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Scott Abramovitch
Tony Hale, Elisha Cuthbert, Danielle Brooks
Writing Credits:
Scott Abramovitch

Sid Straw's life unravels as he tries to prove that he was friends with a celebrity in college.

Rated NR.

Aspect Ratio: 2.35:1/16X9
English Dolby 5.1
English Dolby 2.0
Supplements Subtitles:

Runtime: 89 min.
Price: $24.98
Release Date: 6/15/2021

• 5 Deleted Scenes
• Previews


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Eat Wheaties! (2021)

Reviewed by Colin Jacobson (October 27, 2021)

Probably best-known as Selina Meyers’ loyal “bag man” Gary on Veep, 2021’s Eat Wheaties! grants Tony Hale a shot at a lead role. Don’t expect him to leave his comedic home base, though.

In his youth, Sid Straw (Hale) attended the University of Pennsylvania, and he finds himself excited that he gets to help organize a class reunion. As it happens, Sid attended at the same time as actor/director Elizabeth Banks, and he dated one of Banks’ sorority sisters at Penn.

Sid becomes obsessed with the possibility that he could get Banks to attend the reunion, and he goes over the line with his attempts to reach her. Though he meant these inquiries in an innocent manner, his messages come back to haunt him and send him down a windy path.

That synopsis probably makes Eat sound more like a serious drama than a broad comedy. Suffice it to say that the film shoots for laughs, with socially inept sad sack Sid as the primary butt, though it also aims for a bit of pathos.

Via Veep and Arrested Development, Hale usually specializes in awkward roles. This means Sid ends up in his standard wheelhouse.

While Hale’s characters work well as supporting parts, they become less entertaining when cast in the lead – or at least that becomes the case for Sid. Though the movie wants us to empathize with Sid, this seems nearly impossible.

For most of Eat, we see Sid as almost impossibly clueless. He comes across as a buffoon so dim-witted it seems difficult to imagine he gained admittance into Cecil’s Junior College, much less an Ivy League school, and his behaviors feel more like “creep” than “lovable loser”.

Sid seems so awkward and weird that he becomes unsympathetic, and that feels like a fatal flaw for this movie. Eat wants us to connect to Sid, but we never find that as a possibility due to his irreparable oddness.

Via his much more normal brother Tom (David Walton), Eat tries to explain that Sid used to be pretty normal but various circumstances changed him. This seems like a weak attempt to rationalize Sid’s strangeness, and it doesn’t work.

Honestly, Tom’s expository discussion feels like a reshoot attempt to fix this major problem with Eat. I get the impression the filmmakers eventually realized how little connection the audience made with Sid so they threw out this two-bit explanation to correct this issue.

It doesn’t work. Sid remains so obnoxious and impossibly weird that nothing will make the audience bond with him.

Of course, Eat eventually tries to turn the loser into a winner, as the movie changes course as it goes. Though Sid remains absolutely oblivious to his strange, creepy behavior, he suddenly does a 180.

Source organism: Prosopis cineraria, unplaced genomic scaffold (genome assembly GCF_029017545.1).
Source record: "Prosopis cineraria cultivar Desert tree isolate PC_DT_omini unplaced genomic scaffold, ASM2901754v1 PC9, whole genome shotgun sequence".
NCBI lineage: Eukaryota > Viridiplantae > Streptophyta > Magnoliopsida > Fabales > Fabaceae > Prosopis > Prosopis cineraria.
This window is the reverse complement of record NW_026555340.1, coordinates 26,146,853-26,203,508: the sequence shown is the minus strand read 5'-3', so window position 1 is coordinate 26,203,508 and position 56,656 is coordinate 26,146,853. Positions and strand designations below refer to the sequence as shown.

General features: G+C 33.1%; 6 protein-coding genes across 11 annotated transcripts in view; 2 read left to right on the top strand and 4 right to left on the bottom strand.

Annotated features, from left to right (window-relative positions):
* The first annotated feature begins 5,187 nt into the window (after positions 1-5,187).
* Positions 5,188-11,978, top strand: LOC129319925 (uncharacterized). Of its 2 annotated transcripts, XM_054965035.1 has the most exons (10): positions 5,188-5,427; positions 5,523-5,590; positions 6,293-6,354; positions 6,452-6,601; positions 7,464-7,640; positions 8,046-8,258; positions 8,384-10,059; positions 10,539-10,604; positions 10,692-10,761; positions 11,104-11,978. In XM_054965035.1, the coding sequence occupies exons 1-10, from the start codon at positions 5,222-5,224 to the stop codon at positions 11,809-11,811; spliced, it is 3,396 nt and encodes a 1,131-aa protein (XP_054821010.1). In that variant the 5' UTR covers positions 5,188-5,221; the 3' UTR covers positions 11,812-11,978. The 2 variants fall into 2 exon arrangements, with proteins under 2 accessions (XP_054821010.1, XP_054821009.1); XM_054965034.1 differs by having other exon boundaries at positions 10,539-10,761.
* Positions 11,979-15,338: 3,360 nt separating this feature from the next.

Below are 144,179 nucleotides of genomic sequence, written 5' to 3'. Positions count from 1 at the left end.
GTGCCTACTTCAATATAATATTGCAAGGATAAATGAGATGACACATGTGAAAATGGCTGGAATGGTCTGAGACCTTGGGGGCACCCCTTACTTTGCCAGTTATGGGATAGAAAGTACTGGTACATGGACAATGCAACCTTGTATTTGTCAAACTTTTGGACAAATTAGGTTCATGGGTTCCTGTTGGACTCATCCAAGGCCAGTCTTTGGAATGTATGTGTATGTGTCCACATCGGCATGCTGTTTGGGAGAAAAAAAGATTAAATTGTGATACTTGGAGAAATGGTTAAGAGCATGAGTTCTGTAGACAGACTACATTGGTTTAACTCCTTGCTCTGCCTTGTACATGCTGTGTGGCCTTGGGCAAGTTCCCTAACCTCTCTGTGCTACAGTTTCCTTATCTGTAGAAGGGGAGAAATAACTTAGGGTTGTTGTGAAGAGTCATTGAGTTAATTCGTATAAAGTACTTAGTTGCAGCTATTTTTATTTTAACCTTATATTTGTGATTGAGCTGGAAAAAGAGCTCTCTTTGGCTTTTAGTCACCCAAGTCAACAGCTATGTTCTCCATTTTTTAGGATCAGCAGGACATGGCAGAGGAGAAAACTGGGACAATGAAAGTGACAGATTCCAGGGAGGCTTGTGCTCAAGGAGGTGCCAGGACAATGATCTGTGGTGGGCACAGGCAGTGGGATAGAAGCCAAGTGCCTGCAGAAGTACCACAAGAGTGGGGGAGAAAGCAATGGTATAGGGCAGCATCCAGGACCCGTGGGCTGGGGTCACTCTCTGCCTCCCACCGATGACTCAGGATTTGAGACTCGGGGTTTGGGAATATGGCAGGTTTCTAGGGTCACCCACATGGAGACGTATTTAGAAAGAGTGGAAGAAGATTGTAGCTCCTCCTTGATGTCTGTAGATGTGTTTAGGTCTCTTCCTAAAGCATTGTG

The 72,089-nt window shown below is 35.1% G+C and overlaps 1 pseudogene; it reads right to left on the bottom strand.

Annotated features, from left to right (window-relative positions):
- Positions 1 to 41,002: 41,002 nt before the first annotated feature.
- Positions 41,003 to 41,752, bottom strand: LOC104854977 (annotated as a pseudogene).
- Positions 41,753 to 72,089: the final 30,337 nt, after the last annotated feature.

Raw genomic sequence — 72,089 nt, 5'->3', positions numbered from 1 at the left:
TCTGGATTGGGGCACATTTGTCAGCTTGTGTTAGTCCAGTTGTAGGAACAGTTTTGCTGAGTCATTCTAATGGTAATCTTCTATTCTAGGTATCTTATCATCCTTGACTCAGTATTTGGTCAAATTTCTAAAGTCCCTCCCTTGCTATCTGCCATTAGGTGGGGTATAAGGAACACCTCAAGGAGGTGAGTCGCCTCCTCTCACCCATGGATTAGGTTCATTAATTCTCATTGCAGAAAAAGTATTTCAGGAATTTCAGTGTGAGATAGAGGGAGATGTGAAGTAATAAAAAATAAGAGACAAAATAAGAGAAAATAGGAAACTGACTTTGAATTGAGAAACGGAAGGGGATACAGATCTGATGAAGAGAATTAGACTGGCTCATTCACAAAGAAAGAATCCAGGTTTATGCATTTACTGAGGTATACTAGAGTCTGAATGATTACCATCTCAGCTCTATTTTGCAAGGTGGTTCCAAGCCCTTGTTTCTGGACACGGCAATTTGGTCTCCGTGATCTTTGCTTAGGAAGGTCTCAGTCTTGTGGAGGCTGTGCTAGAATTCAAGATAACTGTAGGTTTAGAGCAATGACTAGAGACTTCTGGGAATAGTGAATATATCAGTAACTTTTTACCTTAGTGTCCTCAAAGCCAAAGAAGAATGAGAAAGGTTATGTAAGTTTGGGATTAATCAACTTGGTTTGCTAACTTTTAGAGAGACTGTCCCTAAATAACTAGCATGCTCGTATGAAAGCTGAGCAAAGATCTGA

This feels like much too much of a curveball, and it becomes impossible to accept that Weird Creepy Sid suddenly morphs into a likable, self-aware success story. Eat never earns Sid’s growth, as he magically fixes his problems with nary a real-life justification.

All of this leaves Eat as annoying for its first two acts and trite and unbelievable for the rest. Even with a nice cast, the end result just doesn’t work.

The DVD Grades: Picture B-/ Audio B-/ Bonus D+

Eat Wheaties! appears in an aspect ratio of approximately 2.35:1 on this single-sided, double-layered DVD; the image has been enhanced for 16X9 televisions. The picture never excelled, but it was acceptable for SD-DVD.

Sharpness was usually fine. Wider shots tended to be a bit soft, but those instances weren’t extreme, and much of the flick offered decent to good clarity.

Shimmering and jaggies were minor and edge haloes seemed non-problematic. Print flaws were non-existent, as I detected no specks, marks or other blemishes.

The film’s palette opted for a clear amber tint, with some teal as well. Within that design range, the colors seemed passable if bland.

Blacks tended to be somewhat inky, but shadows showed reasonable smoothness. Nothing here did much to impress, but this was a watchable presentation.

Don’t expect fireworks from the film’s Dolby Digital 5.1 soundtrack, as we got a mix heavy on dialogue. Outside of a few scenes that featured environmental elements, speech dominated.

Effects remained minimal and didn’t add much to the production. Music worked better and used the speakers well.

Audio quality was positive. Speech seemed natural and concise, and the score demonstrated pretty good clarity.

Effects did little to tax my system but they were clear and accurate enough. Overall, this ended up as a passable mix.

Five Deleted Scenes span a total of four minutes, 55 seconds. These tend to extend existing scenes, though we get a few new tidbits. None of them seem memorable.

The DVD opens with ads for Skyfire, Senior Moment and Street Gang: How We Got to Sesame Street. No trailer for Eat appears here.

Given a fairly talented cast, Eat Wheaties! offered some comedic promise. However, its lead character seems too off-putting for this to become a winning film. The DVD offers more than adequate picture and audio but it lacks substantial bonus features. Eat disappoints.

Viewer Film Ratings: 2 Stars Number of Votes: 1
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